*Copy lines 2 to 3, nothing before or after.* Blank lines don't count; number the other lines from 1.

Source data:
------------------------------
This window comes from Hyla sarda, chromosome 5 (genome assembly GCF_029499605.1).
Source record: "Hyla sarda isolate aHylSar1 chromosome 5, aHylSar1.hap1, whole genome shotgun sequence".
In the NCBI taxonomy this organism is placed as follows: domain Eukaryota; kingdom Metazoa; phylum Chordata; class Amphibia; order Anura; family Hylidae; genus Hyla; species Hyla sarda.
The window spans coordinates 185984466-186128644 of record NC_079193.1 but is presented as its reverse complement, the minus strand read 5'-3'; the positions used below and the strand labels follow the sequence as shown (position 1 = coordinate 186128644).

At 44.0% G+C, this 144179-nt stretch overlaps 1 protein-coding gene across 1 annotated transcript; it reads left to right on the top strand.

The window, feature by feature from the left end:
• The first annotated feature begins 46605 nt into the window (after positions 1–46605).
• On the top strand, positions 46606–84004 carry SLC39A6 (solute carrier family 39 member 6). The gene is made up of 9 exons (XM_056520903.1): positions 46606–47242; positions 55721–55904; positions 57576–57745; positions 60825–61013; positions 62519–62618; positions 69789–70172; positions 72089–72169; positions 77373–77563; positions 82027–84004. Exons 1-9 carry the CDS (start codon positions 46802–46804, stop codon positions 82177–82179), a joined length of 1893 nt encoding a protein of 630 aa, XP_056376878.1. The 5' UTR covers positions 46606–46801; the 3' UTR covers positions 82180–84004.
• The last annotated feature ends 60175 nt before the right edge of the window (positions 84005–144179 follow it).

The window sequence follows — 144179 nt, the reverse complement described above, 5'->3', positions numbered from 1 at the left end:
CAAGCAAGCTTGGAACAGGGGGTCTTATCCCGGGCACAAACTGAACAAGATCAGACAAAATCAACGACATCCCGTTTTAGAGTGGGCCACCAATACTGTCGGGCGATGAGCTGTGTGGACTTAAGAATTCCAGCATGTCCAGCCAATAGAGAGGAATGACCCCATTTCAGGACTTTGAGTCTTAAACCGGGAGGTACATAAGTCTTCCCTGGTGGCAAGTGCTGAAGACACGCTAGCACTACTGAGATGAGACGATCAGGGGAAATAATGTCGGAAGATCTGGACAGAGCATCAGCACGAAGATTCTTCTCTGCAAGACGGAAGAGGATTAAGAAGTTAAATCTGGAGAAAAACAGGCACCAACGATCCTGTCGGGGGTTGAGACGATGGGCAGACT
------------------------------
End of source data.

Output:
Source record: "Hyla sarda isolate aHylSar1 chromosome 5, aHylSar1.hap1, whole genome shotgun sequence".
In the NCBI taxonomy this organism is placed as follows: domain Eukaryota; kingdom Metazoa; phylum Chordata; class Amphibia; order Anura; family Hylidae; genus Hyla; species Hyla sarda.